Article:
Initial claims for state unemployment benefits were down for the sixth week in a row, according to the Labor Department.
A seasonally adjusted 376,000 new claims were filed the week of June 5, the lowest amount since March 2020.
The economic recovery is being helped along by government stimulus packages and lowering interest rates. At the same time, strained supply chains, inflation and supply shortages remain cause for concern.
Economists believe that these concerns won’t have a prolonged effect on the economy and are only temporary and to be expected.
“The belief remains that these are cyclical pressures that are to be expected when an economy is in the early stages of a strong rebound,” Anu Gaggar, senior global investment analyst for Commonwealth Financial Network, told Reuters. “As the cycle matures, these inflation pressures will subside owing to the structural forces that have kept inflation low for long.”
While many workers were laid off during the pandemics beginning and height, businesses are now struggling to hire and bring back employers and find new labor.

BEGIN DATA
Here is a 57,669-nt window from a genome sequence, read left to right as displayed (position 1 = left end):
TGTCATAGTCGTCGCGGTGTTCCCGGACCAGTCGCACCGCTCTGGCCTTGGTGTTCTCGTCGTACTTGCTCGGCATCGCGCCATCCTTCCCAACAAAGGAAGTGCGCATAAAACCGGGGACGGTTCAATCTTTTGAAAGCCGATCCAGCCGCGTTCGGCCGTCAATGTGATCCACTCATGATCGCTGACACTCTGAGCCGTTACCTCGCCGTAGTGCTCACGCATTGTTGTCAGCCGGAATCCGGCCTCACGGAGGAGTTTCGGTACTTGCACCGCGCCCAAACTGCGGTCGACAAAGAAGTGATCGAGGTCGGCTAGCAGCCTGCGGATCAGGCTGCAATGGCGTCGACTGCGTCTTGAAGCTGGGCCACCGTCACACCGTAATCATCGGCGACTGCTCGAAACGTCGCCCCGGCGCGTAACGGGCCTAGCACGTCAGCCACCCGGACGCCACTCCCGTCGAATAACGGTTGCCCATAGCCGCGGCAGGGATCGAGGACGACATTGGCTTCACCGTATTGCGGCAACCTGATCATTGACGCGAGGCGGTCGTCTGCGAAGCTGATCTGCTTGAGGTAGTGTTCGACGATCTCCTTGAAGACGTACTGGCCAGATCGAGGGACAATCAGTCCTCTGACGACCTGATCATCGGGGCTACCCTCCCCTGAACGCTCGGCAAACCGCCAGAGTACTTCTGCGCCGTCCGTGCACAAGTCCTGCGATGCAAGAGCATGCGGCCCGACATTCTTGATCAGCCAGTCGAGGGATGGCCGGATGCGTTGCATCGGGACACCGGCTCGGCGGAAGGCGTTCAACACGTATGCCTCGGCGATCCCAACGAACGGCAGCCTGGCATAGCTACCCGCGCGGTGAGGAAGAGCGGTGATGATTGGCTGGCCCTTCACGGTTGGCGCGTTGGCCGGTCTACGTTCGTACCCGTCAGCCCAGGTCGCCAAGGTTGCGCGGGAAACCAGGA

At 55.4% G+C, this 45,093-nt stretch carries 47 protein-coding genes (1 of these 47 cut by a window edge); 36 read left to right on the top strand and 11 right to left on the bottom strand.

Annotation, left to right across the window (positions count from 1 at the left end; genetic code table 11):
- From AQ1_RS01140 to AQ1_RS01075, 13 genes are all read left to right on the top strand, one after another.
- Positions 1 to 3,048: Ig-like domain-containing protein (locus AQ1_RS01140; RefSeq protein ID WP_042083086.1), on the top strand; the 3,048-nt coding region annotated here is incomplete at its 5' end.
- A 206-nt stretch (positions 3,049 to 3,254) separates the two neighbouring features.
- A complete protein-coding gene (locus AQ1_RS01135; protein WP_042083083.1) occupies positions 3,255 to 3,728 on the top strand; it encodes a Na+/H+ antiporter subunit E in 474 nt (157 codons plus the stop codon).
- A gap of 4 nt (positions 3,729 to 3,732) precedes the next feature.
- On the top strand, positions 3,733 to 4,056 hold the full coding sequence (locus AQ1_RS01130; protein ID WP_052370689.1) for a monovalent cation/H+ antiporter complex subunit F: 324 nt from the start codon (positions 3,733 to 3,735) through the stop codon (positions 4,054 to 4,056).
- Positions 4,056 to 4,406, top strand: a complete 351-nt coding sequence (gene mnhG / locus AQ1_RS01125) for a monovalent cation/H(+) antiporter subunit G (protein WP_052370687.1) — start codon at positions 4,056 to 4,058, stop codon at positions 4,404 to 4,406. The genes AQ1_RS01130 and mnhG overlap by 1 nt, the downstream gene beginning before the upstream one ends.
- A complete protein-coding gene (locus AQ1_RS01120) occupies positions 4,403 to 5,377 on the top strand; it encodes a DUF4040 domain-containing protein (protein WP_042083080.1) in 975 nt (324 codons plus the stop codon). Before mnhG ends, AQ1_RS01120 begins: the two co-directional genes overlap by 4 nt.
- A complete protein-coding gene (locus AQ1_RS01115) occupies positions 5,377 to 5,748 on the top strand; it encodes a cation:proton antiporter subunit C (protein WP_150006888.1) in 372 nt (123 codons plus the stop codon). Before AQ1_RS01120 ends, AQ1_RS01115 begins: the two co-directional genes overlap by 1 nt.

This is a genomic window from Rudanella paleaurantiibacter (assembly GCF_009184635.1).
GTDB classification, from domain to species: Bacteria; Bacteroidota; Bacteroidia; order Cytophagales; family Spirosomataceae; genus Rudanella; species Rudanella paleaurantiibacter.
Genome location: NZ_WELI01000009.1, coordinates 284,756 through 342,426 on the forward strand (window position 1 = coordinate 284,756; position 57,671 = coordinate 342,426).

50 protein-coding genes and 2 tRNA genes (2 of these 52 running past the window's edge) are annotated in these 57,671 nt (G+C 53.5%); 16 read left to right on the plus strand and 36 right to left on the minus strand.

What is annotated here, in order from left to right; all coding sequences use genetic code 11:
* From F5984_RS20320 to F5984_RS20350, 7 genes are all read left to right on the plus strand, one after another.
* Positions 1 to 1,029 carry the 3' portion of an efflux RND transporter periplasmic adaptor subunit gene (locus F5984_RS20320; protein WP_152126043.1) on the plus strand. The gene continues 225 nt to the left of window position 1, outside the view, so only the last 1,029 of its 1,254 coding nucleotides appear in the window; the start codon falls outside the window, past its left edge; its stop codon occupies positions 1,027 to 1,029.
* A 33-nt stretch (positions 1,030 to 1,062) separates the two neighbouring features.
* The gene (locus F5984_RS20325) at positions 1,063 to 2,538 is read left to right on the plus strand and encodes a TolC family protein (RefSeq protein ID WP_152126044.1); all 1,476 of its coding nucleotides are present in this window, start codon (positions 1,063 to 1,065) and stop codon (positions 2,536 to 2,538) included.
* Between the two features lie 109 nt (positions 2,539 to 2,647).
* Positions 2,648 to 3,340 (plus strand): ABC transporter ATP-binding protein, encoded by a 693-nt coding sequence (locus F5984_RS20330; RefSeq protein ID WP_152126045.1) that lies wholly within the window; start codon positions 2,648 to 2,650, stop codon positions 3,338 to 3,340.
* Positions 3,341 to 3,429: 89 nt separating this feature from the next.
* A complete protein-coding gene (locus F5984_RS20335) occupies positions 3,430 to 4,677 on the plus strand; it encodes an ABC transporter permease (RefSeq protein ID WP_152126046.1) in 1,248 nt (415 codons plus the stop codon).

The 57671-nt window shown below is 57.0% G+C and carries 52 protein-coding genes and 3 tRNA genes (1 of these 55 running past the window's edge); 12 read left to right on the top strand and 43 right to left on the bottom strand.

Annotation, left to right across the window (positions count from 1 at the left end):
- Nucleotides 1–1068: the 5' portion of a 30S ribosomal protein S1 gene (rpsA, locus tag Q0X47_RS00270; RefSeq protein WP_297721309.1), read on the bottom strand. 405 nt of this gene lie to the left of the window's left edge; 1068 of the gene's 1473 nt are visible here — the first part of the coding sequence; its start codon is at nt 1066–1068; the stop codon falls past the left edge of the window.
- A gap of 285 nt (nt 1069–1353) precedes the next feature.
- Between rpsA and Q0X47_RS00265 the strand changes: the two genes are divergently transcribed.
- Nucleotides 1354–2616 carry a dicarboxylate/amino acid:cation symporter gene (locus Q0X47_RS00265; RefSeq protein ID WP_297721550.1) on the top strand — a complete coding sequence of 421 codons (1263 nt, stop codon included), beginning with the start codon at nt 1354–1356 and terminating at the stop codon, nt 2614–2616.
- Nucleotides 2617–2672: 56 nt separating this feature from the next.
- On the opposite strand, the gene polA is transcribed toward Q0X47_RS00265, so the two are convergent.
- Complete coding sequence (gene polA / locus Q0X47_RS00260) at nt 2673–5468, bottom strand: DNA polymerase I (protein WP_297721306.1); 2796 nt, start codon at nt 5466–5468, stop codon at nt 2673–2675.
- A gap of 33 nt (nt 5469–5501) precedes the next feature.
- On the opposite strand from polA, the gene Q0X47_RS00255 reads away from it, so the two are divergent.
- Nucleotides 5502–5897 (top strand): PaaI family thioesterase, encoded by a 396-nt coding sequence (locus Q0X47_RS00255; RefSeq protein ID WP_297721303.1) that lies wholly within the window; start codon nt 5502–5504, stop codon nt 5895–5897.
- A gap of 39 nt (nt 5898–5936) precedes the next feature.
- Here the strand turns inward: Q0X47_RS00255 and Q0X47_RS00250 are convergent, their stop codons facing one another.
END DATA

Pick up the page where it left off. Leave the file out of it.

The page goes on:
The labor shortage is the result of millions of unemployed American’s remaining at home. Some can’t go back to work because of childcare or family-related reasons, while others are deciding they’d rather continue collecting unemployment then return to the workforce.
Fear of the virus is another likely contributing factor, although at least half of the U.S. population has now been vaccinated against COVID-19.
Inflation, meanwhile, continues to rise. A 3.1% increase in April was the largest since July 1992.
“We have not yet seen the peak in inflation, but that should occur in the current quarter, though existing pressures should keep the year-over-year pace elevated for the remainder of 2021,” Sam Bullard, a senior economist at Wells Fargo in Charlotte, North Carolina, told Reuters. “We expect inflation to slow more discernibly over the latter half of 2022, but with inflation expectations continuing to firm, core PCE inflation is expected to remain above 2.0% through our forecast horizon.”